#9  
Old 01/11/2008, 10:57 AM
breutus breutus is offline
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seems odd there couldn't be enough light! it's 2x250 14k MH and 4xT5 Actinic but maybe thats why I got confused with the direction your supposed to be going with ISO since I assumed it was more than enough light. I will play around with it more today in an hour when the Halides kick on. I'll post some pictures of the results..

Do you, or anyone, have a suggestion on a better lens in the same price range (about 200 dollars)?

Lucas
  #10  
Old 01/11/2008, 03:12 PM
maroun.c maroun.c is offline
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Then you would have a collection of 3 medium/bad quality lenses. Try to rule out if it's really a lens quality issue and then work on a choice plan on which lenses you need.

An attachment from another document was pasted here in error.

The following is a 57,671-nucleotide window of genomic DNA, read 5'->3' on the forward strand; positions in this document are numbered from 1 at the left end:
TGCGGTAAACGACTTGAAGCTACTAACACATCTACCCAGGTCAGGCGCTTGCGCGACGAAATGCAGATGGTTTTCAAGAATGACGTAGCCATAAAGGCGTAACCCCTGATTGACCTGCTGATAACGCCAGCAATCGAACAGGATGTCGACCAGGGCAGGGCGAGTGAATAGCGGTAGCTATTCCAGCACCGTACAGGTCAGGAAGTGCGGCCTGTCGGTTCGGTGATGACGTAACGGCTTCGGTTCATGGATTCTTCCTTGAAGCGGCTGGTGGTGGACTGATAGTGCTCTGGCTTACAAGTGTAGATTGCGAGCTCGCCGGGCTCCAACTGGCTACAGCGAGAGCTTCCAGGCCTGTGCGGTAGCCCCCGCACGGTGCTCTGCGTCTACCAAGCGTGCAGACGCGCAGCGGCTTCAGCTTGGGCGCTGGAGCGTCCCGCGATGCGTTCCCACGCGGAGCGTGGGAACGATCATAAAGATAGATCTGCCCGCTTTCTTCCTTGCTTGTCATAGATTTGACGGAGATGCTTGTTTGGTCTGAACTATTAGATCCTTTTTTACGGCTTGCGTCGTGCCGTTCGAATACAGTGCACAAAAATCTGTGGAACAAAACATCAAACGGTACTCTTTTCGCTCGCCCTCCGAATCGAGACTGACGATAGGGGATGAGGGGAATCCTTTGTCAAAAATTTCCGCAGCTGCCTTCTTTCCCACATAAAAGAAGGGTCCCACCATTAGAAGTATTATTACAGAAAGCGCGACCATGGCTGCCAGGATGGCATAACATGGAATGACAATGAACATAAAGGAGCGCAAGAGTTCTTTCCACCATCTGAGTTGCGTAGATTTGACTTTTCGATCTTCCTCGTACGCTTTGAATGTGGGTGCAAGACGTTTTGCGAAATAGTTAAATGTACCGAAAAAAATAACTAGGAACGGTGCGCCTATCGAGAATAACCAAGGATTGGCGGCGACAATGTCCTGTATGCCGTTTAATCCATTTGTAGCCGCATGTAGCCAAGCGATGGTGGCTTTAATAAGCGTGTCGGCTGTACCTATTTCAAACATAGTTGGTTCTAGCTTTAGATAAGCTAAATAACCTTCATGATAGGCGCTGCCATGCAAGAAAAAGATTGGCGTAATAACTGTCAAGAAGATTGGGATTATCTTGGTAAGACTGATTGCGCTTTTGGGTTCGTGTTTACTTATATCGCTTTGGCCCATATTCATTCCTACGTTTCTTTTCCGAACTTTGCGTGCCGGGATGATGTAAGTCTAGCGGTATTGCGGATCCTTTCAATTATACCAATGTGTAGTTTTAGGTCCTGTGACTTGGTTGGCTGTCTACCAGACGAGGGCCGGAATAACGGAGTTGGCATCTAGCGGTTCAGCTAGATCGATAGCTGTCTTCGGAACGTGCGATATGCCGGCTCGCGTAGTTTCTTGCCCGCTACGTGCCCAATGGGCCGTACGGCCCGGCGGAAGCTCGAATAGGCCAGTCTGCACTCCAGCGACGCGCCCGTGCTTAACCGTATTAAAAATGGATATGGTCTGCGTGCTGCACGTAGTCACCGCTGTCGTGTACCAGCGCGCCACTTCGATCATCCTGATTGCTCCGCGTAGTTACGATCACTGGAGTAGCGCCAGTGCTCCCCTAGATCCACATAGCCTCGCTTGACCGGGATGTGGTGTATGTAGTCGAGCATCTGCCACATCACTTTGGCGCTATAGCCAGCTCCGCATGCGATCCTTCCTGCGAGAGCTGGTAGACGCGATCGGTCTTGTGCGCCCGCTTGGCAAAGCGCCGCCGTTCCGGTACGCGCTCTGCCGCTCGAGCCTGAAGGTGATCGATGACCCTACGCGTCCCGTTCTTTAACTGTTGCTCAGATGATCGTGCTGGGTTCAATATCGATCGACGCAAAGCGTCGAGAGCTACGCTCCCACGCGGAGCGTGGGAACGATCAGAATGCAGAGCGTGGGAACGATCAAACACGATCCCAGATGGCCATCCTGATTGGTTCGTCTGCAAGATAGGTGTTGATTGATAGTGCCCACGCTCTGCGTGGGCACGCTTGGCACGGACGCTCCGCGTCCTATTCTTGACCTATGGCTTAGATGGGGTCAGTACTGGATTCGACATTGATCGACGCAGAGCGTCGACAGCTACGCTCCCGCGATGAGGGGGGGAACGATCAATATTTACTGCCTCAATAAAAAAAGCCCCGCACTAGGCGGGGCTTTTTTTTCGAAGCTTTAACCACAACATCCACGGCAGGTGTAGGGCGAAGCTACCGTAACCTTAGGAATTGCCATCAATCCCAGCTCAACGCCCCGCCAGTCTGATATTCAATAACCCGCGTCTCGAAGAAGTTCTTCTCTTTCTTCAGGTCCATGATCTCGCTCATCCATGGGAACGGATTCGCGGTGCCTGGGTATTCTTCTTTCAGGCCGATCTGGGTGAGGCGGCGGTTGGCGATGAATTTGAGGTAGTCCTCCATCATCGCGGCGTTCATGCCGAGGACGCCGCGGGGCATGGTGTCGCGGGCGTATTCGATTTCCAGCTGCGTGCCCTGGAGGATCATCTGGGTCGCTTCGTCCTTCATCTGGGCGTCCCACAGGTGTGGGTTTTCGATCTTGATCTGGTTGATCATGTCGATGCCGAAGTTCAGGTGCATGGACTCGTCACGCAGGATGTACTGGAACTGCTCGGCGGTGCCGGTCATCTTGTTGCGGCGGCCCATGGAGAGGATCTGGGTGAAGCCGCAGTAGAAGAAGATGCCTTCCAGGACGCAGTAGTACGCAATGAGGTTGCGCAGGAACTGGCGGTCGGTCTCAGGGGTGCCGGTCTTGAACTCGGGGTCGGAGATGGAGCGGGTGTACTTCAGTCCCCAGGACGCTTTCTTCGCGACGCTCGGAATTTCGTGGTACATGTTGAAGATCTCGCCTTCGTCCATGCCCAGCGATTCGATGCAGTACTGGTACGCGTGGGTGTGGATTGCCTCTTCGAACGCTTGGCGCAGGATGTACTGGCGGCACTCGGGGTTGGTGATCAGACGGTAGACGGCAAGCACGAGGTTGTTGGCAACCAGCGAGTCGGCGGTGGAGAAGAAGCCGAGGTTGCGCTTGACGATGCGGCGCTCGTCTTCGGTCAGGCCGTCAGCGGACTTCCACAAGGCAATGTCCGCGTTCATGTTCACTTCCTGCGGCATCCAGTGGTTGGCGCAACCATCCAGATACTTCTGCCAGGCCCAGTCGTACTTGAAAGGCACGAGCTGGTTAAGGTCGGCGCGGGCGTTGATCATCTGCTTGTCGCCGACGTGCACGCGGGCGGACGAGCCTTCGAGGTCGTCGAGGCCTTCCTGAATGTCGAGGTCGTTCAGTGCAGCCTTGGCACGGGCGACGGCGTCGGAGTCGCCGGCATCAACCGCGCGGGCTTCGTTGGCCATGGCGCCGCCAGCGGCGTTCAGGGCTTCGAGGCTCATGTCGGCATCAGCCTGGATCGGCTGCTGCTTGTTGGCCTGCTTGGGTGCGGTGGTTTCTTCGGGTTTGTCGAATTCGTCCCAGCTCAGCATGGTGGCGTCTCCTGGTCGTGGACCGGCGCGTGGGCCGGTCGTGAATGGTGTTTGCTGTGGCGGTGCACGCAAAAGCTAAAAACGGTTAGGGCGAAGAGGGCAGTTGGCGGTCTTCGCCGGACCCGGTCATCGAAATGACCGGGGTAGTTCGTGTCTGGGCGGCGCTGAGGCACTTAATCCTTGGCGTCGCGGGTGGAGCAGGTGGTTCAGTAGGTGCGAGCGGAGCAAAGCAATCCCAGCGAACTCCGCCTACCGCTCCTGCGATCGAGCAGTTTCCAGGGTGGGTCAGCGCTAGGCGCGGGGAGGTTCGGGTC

If your interest is in decent closeups or macro pictures then a macro lens might be just what you need and they cost more than this.
Sigma and Tamron also make lenses for canon and some of them are of good quality and lower price so maybe look at what lenses they offer and make sure to check with someone who is familiar with canon lenses on your choices before buying.
  #11  
Old 01/11/2008, 04:15 PM
breutus breutus is offline
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Thank you very much for the advice Maroun.c, Here is a few I have come up with and I am much happier at the moment.

These were all taken at 800 ISO 300mm and I took them from the side of the tank where it was flat so the bow front didn't interfere.

F/8 1/50


F/10 1/40


F/13 1/30


F/13 1/40


I had a Whole lot more but these were my favorites out of this set just slight changes really.

Thanks again for everyones help, and as always anymore advice would be appreciated.